What is unusual about this plate designed by Harriete Estel Berman? It's not the combination of foods depicted in the individual recesses: a lamb shank, a hard-boiled egg, a paste made of fruit, a horseradish root, a leaf of romaine lettuce, and a large sprig of parsley. This may sound like a list of ingredients for a doomed cooking experiment, but in fact these are the symbolic foods (give or take regional variations) discussed at length at the ritual seder meal during the Jewish holiday of Passover.
Commemorating Liberation from Slavery in Egypt
Passover is a spring festival commemorating the liberation of the ancient Hebrews from slavery in Egypt. At the seder, each symbolic food has a designated place on the seder plate and becomes a focal point during the evening, inspiring lively discussion.
A New Ritual for the Seder
What is unusual is this contemporary seder plate's additional recess for an orange, marking a new custom which has found growing popularity in recent decades. The origin of the orange on the seder plate is unknown, but it seems that Susannah Heschel, a leading Jewish feminist scholar, was the first to pass a tangerine around her seder table. Its “seeds of prejudice” were spat out in solidarity with lesbians and gay men. The inclusion of this tasty citrus fruit expressed the rich contributions of homosexuals and women to Judaism, as well as their historical exclusion.
An Orange as a Symbol for Marginalized Groups
The custom took off especially in feminist circles, but minus the spitting and with an orange instead of a tangerine. As with all the symbolic Passover foods, the orange is open to personal interpretation, but it has generally come to represent those who have been marginalized in society in the past and the continuing struggle today for recognition.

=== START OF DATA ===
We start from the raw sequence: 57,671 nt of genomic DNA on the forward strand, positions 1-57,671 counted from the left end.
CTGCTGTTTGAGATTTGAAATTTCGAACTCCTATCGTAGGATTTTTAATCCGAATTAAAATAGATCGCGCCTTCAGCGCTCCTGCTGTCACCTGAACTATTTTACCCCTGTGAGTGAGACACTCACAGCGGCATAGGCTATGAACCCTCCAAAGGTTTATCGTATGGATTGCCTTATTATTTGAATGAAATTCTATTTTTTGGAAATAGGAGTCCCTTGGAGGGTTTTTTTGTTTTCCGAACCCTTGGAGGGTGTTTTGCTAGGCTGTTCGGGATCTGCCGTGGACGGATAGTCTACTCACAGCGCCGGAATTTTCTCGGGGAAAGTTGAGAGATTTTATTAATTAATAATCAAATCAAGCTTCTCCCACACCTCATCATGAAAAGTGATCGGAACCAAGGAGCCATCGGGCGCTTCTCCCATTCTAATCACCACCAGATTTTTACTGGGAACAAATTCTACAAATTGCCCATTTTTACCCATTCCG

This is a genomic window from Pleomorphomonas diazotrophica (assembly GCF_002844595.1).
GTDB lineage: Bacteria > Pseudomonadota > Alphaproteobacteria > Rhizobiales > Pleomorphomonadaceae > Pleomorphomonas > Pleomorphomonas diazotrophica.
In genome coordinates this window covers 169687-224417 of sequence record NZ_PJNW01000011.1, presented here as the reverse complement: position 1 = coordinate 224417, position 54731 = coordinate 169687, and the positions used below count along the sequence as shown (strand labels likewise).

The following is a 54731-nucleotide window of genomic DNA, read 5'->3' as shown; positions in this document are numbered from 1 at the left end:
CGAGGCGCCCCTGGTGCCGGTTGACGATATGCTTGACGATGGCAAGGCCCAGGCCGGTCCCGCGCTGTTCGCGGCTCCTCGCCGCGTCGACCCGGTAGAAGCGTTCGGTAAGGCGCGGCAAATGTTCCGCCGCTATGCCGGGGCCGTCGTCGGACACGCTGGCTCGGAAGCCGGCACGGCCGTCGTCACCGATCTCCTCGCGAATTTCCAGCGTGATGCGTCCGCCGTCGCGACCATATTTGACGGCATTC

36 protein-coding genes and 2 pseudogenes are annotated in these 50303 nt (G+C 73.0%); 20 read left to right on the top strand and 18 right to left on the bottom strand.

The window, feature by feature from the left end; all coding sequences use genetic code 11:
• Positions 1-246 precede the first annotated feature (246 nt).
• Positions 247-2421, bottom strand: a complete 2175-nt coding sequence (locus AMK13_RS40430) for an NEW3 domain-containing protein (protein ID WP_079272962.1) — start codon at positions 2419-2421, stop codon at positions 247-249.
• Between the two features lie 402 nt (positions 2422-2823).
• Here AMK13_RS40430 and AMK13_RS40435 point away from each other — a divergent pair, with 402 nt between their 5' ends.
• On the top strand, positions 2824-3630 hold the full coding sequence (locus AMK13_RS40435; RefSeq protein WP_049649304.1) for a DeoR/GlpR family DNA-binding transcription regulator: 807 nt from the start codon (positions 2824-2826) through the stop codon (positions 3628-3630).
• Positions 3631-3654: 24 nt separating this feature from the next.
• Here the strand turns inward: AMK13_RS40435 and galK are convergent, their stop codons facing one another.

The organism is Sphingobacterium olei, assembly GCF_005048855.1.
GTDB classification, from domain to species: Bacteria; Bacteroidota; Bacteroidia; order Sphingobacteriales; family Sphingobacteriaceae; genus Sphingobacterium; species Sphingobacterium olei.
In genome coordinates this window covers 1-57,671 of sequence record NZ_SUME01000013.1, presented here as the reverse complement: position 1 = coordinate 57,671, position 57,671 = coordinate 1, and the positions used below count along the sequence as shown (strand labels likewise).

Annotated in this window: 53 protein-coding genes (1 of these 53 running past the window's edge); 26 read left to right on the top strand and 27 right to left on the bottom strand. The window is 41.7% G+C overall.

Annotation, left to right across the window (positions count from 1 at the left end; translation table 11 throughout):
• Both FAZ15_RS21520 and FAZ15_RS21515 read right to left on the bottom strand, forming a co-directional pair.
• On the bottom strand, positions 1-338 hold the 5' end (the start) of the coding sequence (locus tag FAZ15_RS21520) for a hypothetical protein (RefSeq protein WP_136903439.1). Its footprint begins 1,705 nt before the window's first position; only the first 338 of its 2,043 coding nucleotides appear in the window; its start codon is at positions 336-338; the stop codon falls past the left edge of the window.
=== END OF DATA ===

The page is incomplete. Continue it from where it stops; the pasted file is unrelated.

|Harriete Estel Berman (born 1952)
|Location and year of origin
|San Mateo, California, USA 2003
|Painted tin, aluminum, Plexiglas, gold, silver, brass
|5,3 x 27,9 x 59,7 cm
Selected Objects: Judaica Collection (9)
Our collection of ceremonial objects ranges widely from a valuable eighteenth-century Torah curtain donated by Fromet and Moses Mendelssohn to contemporary ritual items to small kitchen supplies for following Jewish dietary laws.
Hanukkah Menorah made by Ludwig Wolpert
Simple, elegant forms and functionality – this menorah, created in 1924, is one of the the first pieces of modern Judaica.
Seder Plate by Harriete Estel Berman
What is unusual about this contemporary seder plate is its additional recess for an orange, marking a new custom which has found growing popularity among feminists in recent decades.
Traditionally, the Jewish festival of lights doesn’t involve presents. But like Christmas, Hanukkah too is increasingly commercialized, and there is already color-coded gift wrap in the US.
“No more kitchen confusion!” Three color-coded scrub brushes from the US make it easier to keep track of Jewish dietary rules.
This costume of the first Israeli astronaut, Ilan Ramon, should have been a top seller for Purim. But then a tragic accident occurred.
Torah Ornaments by Kurt Matzdorf
The artist Kurt J. Matzdorf is known for his modern interpretations. Alongside the classic materials of silver and gold, he used colored acrylic for his Judaica.
Torah Curtain Donated by the Mendelssohns
Moses and Fromet Mendelssohn commissioned a Torah curtain, probably using the fabric from Fromet's wedding dress, and donated it to a synagogue in Berlin in 1774–75.
Havdalah Besamim Set by Paula Newman Pollachek
In our interview, the artist talks about how to create community with spice boxes.
Testimonial to a Family
Torah shield (Tas) and box, Kitzingen, 1711/12, purchased in 2014